The Write Way: Come On, Did I Really Say That?

Time for another The Write Way blog, so listen up.  For those of you in the know, once a month–or thereabouts–I present my take on how to write a novel.  Pop over to the “categories” listing to the right and click on “The Write Way” to see all those that have gone before.  If you’re not writing a novel yourself, haven’t you always wondered how it’s done?  Here’s your chance to find out.

I’ve already addressed editing a manuscript once before, with an overview of how I go about it.  Today I thought it would be fun to “show” you, using Sunset Bridge, my manuscript in progress.  After all, Sunset Bridge is uppermost in my mind.  What better time for examples?

If you read my first foray into the subject, you know that once I’ve finished a novel, I do several stages of revisions before my editor sees my final product.  I begin by sitting down with my first draft and reading through it  in one sitting.   This, as you can guess, has gotten progressively harder as the books expanded.  These days, if I want to finish in one sitting, I start EARLY and read straight through until dinner time. 

But why put myself through this?  Do readers read a novel without a break?  Who cares?  Regardless of how and when its read, the story should still have a graceful, even thrilling, arc.  We write it one word at a time, and while we hope that in our planning stage we’ve got some sort of handle on that arc, we’re never quite sure until the manuscript is finished.  Did the book begin with a bang, introduce the characters and elements, then build slowly toward a climax?  Or did we begin with a whimper, lose what heartbeat there was in the middle, and only end with a flourish–by which time no one is reading to discover how brilliant we are?  Reading the novel in one sitting will help answer that.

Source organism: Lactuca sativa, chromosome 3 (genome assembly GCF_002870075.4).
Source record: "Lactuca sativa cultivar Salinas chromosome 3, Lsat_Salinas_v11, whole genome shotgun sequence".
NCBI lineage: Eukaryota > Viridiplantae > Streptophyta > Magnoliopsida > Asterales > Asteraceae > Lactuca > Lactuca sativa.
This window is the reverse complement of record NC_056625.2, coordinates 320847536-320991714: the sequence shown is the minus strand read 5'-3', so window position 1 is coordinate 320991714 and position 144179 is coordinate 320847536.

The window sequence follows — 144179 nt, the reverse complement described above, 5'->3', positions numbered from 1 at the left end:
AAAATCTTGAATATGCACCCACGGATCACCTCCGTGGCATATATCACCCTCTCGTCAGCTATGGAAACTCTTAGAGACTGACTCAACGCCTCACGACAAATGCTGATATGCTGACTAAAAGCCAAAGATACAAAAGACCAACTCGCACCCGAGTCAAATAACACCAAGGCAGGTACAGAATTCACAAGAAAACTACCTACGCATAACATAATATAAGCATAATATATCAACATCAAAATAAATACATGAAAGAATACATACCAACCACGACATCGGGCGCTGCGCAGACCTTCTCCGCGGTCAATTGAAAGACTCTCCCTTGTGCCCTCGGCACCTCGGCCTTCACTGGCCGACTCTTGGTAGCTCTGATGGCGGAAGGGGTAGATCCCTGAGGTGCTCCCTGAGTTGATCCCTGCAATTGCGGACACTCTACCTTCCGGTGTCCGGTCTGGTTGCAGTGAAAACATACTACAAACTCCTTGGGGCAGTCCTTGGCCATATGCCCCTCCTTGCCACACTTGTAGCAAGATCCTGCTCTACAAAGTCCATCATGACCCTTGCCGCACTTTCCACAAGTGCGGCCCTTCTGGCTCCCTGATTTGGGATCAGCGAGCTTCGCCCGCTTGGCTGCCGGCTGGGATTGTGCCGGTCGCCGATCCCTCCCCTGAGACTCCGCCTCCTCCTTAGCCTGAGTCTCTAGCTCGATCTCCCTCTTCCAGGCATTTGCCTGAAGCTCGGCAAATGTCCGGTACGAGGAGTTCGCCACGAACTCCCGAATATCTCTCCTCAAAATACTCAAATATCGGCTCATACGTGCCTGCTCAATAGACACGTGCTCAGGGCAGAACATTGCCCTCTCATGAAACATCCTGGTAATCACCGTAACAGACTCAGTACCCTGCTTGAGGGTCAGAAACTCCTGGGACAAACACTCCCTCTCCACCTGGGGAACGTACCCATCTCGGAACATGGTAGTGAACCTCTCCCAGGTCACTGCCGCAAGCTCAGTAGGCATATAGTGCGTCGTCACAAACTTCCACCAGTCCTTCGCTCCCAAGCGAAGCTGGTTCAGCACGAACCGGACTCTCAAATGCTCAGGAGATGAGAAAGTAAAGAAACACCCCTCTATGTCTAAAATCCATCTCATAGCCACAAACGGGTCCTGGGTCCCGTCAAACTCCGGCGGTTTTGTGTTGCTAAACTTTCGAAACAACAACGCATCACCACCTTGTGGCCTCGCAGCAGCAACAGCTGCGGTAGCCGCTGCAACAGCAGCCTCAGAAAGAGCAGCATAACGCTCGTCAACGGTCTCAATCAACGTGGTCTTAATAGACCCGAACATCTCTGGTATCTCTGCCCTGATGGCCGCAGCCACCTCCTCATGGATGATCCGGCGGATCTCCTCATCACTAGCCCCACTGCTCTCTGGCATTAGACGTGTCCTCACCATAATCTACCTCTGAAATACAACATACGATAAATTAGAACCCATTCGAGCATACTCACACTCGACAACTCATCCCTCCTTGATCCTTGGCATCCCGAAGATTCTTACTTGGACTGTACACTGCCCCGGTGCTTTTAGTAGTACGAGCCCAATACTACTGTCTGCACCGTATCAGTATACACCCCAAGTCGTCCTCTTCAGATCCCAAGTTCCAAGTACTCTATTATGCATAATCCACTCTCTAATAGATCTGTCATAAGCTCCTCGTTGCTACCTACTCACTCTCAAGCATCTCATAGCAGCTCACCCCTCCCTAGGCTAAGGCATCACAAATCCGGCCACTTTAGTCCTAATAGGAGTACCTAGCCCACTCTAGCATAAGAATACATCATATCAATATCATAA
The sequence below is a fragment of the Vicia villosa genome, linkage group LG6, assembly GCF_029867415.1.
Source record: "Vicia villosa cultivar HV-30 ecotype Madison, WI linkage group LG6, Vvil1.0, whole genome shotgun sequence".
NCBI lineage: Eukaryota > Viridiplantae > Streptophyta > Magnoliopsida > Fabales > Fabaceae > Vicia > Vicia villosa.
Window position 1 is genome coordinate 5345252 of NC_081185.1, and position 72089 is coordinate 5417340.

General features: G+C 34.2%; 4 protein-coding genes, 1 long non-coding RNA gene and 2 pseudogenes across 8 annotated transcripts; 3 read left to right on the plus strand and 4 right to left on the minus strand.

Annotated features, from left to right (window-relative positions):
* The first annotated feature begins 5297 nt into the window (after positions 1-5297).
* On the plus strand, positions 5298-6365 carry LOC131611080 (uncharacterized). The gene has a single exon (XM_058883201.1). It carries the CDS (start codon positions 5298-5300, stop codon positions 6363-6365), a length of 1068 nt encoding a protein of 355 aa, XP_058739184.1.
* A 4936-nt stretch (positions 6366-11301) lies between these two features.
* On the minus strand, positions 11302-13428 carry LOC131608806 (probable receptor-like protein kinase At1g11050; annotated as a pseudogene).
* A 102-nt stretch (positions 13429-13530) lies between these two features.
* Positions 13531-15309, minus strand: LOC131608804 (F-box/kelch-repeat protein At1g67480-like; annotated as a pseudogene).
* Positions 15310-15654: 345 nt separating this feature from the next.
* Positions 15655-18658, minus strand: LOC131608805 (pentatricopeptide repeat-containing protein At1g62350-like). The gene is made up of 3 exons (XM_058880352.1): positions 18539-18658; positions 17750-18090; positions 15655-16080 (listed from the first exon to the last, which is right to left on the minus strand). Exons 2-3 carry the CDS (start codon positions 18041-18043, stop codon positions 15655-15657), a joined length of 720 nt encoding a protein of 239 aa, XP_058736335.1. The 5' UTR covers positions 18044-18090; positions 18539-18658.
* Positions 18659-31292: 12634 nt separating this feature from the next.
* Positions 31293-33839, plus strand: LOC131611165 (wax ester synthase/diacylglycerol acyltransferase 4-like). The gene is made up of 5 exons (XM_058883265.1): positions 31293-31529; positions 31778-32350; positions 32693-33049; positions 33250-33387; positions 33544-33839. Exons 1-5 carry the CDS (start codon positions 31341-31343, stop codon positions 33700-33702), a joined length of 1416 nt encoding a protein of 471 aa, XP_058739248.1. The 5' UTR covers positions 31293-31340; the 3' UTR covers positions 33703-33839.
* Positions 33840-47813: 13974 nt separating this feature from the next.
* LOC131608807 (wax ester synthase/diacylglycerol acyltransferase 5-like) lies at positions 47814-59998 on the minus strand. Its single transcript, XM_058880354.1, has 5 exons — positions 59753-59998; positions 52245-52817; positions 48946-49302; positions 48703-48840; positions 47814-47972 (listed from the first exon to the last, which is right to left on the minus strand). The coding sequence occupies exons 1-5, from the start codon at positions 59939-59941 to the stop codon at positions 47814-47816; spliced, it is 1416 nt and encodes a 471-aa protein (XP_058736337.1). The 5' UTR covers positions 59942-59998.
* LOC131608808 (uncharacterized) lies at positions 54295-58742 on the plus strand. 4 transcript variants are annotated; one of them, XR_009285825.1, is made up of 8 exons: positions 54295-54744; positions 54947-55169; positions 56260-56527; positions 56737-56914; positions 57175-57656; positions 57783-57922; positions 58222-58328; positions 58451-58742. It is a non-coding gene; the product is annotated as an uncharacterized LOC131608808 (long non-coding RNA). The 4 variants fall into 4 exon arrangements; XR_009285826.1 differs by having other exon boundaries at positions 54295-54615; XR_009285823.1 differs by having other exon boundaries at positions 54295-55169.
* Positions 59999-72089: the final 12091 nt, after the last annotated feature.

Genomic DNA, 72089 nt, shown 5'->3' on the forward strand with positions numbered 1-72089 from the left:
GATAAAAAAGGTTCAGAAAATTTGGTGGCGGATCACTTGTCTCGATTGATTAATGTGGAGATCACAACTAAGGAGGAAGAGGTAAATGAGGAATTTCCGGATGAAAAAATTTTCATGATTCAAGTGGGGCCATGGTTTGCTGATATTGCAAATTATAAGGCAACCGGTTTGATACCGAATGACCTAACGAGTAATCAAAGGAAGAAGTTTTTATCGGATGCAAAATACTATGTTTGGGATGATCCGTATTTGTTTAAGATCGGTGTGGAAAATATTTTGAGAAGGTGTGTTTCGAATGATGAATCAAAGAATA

Early this week I finished the silent read through on my eReader (a great time and tree saver) and spent my writing time thereafter making the changes the book truly needed.  As I read, I made notes and bookmarked the sections they applied to.  As technology goes my eReader is ancient, so I had to make notes on real PAPER.  How antiquarian.  However, this had a hidden benefit.  I couldn’t make changes as I went.  I could only note the problems with the story, consistency and most important the way the book developed.  That was the point, and fixing details will come later, when I do the final out loud read through. 

Now what did I find?  And what am I changing?  What problems might YOU want to look for in your own work?

The biggest problem–and I knew this one going into the read through–was the backstory of one of my characters.  I’d created a complex scenario behind her arrival on Happiness Key, but by the time I had written two-thirds of the rough draft, I knew I had a problem.  Her actions weren’t sufficiently explained to make her sympathetic.  Unsympathetic characters?  Something important to watch out for during revisions.